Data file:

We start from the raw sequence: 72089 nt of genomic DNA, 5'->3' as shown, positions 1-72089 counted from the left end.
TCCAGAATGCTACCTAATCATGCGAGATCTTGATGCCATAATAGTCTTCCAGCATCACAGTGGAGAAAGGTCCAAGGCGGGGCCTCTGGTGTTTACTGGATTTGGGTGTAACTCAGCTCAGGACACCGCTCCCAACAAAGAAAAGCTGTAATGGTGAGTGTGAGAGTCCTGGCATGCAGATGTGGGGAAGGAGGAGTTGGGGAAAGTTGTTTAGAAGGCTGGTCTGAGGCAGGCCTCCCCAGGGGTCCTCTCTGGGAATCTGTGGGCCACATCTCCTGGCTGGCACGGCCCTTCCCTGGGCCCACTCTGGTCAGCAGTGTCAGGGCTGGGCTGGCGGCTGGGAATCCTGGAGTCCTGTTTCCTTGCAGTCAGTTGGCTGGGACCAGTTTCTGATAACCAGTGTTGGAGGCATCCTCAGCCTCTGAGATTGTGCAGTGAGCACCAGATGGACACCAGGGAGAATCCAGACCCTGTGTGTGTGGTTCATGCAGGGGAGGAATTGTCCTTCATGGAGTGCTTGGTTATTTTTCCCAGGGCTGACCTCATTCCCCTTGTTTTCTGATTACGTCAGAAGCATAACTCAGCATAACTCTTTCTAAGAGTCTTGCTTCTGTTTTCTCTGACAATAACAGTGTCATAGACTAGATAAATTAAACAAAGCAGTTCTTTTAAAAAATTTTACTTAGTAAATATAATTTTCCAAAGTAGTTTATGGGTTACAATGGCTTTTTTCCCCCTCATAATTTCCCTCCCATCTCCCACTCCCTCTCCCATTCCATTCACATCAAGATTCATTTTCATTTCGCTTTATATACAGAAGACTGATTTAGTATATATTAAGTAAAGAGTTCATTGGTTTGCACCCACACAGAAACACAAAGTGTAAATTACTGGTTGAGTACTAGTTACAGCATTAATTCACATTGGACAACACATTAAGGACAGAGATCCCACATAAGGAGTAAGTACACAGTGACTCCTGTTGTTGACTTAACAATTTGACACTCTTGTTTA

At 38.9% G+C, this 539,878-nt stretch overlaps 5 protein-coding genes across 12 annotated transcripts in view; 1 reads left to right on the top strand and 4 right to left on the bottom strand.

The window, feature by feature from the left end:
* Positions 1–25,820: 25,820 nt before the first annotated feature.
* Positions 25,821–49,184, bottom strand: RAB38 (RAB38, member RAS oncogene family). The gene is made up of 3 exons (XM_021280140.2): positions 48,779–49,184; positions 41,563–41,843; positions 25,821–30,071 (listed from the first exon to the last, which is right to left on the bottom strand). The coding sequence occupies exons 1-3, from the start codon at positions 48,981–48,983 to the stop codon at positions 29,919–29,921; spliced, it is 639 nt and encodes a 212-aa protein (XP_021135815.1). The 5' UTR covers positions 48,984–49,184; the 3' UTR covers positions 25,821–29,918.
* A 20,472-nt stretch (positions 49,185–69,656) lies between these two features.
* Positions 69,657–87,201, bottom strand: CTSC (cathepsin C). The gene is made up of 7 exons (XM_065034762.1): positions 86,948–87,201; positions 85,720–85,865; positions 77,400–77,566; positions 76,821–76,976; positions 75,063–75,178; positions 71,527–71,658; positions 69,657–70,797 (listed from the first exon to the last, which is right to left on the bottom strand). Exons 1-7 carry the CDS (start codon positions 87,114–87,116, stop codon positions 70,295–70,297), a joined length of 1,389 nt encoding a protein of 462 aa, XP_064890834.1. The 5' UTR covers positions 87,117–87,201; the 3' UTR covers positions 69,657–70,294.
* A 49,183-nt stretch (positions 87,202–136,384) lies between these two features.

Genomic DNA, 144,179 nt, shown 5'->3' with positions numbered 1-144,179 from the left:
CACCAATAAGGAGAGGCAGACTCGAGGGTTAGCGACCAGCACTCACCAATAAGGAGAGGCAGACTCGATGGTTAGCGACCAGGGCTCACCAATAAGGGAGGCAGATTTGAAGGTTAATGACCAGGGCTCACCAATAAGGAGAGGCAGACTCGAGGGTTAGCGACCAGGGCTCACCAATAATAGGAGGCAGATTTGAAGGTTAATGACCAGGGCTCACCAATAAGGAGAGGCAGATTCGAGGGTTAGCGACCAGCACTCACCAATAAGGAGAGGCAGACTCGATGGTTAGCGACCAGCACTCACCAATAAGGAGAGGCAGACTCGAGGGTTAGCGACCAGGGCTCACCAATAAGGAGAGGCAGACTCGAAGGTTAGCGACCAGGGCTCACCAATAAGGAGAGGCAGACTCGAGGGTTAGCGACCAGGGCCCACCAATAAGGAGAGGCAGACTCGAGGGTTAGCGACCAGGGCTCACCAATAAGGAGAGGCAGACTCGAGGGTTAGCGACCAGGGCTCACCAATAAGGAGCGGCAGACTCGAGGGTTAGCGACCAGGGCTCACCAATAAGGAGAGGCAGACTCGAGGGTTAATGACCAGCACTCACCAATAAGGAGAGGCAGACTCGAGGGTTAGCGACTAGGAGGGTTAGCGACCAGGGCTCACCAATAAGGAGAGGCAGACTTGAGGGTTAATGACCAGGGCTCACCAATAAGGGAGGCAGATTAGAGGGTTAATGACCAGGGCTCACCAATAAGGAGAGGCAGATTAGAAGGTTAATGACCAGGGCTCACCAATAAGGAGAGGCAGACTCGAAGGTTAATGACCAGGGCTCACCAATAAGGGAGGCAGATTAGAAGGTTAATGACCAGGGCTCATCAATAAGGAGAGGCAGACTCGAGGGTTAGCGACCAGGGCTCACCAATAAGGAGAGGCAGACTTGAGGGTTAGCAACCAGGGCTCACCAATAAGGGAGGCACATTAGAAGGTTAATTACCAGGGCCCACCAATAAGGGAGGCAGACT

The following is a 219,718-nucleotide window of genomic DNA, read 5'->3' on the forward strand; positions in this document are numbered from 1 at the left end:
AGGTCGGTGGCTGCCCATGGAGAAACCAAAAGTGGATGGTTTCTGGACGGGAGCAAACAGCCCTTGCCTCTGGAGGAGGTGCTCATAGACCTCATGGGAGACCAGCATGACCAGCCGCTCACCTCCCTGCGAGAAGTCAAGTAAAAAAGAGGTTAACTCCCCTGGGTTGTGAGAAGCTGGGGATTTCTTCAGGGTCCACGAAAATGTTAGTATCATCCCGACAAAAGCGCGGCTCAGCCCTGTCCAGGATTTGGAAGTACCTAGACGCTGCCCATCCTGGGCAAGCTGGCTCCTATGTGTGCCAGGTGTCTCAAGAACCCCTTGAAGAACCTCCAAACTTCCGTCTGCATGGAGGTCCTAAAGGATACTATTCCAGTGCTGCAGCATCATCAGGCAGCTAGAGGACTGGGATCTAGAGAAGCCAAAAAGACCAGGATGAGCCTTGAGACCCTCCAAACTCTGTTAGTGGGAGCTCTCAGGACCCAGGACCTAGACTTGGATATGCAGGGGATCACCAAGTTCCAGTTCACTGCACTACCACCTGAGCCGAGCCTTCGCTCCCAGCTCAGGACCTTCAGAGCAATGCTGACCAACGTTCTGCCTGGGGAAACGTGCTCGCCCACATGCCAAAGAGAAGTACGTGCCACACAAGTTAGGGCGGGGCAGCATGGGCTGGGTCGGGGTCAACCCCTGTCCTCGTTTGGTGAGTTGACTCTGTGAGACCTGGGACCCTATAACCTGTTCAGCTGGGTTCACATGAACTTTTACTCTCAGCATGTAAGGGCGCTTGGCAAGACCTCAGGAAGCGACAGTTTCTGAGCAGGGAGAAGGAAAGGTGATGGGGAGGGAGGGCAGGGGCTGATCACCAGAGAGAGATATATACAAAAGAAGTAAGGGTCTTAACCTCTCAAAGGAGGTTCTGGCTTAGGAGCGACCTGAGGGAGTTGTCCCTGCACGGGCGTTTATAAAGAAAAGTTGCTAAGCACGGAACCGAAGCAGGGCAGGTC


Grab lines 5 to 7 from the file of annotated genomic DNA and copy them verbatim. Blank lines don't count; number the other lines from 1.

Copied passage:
* Positions 1–25,820: 25,820 nt before the first annotated feature.
* Positions 25,821–49,184, bottom strand: RAB38 (RAB38, member RAS oncogene family). The gene is made up of 3 exons (XM_021280140.2): positions 48,779–49,184; positions 41,563–41,843; positions 25,821–30,071 (listed from the first exon to the last, which is right to left on the bottom strand). The coding sequence occupies exons 1-3, from the start codon at positions 48,981–48,983 to the stop codon at positions 29,919–29,921; spliced, it is 639 nt and encodes a 212-aa protein (XP_021135815.1). The 5' UTR covers positions 48,984–49,184; the 3' UTR covers positions 25,821–29,918.
* A 20,472-nt stretch (positions 49,185–69,656) lies between these two features.